This time it’s a Government consultation on their ‘approved’ option for a new third runway to the north west of the current two. It was launched recently and runs until 25th May and so there’s plenty of time for your views to be discounted. In launching the consultation, Transport Secretary Chris Grayling referenced leaving the EU as a reason why building airport capacity at Heathrow is ‘crucial’ for UK growth and thus the endless years of debate about Heathrow have become Brexitified. With Gatwick beaten into second place, expansion at Heathrow looks certain to happen, unless of course it takes so long to reach a final, final, final agreement that Star Trek style teleporting technology supersedes cramming people into giant metal tubes with engines tacked on the sides. The current thinking seems to be that a new north west runway could be delivered by 2026, so let’s call that 2032 to be on the safe side. It might even be finished before the new Twickenham station!
Plane landing at Heathrow
Richmond Council, aka El Brute, are running a series of engagement sessions around Twickenham and Strawberry Hill to get your views on the state of the world in God’s Own Outer London Suburb (GOOLS). The sessions take different formats ranging from a Leader’s Question Time, with no less a personage than Lord True, the Blue Baron himself, via drop-in sessions and all the way through to ‘walkabouts’ where you can roam the streets pointing out all the things you don’t like, and maybe some that you do.
It’s part of LBRuT’s grand scheme of ‘village plans’. These are all about trying to shape how your local area will develop and what the key issues, priorities and opportunities are. El Brute say these will help inform their work on improving the villages (Editor: And towns please! Twickenham is a town!) across the borough. Previous Question Time sessions have taken place in the last couple of years at various locations, including East Twickenham, St Margarets and Whitton. Lord True’s state carriage will be travelling to Strawberry Hill and to The Stoop in Twickenham.
What’s hot? Parking, pot holes, traffic, schools, planning, noise, empty shops and dare we say the word ‘Riverside’?
Will you be having your say?
York House: The seat of El Brute power
* Wed 11th Jan 6.30 to 8.30pm. Strawberry Hill – Leader’s Question Time at Strawberry Hill Golf Club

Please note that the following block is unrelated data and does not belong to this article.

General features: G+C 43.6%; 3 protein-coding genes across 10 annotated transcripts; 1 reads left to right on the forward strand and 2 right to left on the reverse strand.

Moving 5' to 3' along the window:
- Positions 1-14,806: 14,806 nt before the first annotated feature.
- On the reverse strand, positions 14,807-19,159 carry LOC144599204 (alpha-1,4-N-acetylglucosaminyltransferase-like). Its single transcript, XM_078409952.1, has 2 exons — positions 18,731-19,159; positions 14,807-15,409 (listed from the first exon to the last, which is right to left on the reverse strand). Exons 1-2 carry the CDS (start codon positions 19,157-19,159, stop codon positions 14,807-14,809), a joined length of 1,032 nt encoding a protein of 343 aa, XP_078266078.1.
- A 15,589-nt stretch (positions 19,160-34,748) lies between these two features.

* Wed 18th Jan 6.30 to 8.30pm. Twickenham – Leader’s Question Time at The Stoop (Harlequins Rugby Club)
* Sat 25th Feb 10am to 4pm. Strawberry Hill and Twickenham – Drop in consultation at the Emmanuel Centre, St James Church, Popes Grove
* Sun 26th Feb 10.30am to 12.30pm. Strawberry Hill Walkabout – Meet at Emmanuel Centre, St James Church
* More details and more dates in March via the link below
* LBRuT Village Plan events
Last week El Brute published the feedback from its most recent exercise to listen to residents’ views on its ideas for Twickenham Riverside. After getting roundly lambasted, damned, slated and panned after their initial publication, Richmond Council had another go at doing some listening to the locals (by which we mean trying to find support for continuing with their preferred course of action).
Water Lane car park – Twickenham riverside
What do we know so far? The Council’s chosen firm of architects was Q&F Terry. Now that young Francis has separated from his father’s firm, the Council’s preferred architect is Master F Terry. Same but different? Dunno. What we do know is that just about everybody in Twickenham wants to see better use of the riverside site and that very few liked the original Terry design proposals – ill-suited architecture, too much residential development, large scale, no clear town square, too much parking by the river (or perhaps not enough depending on your point of view and where you live) were just some of the complaints. Cue more Council ‘listening’ but not much sign of any intention to go back to the drawing board for a wider ‘taking stock’.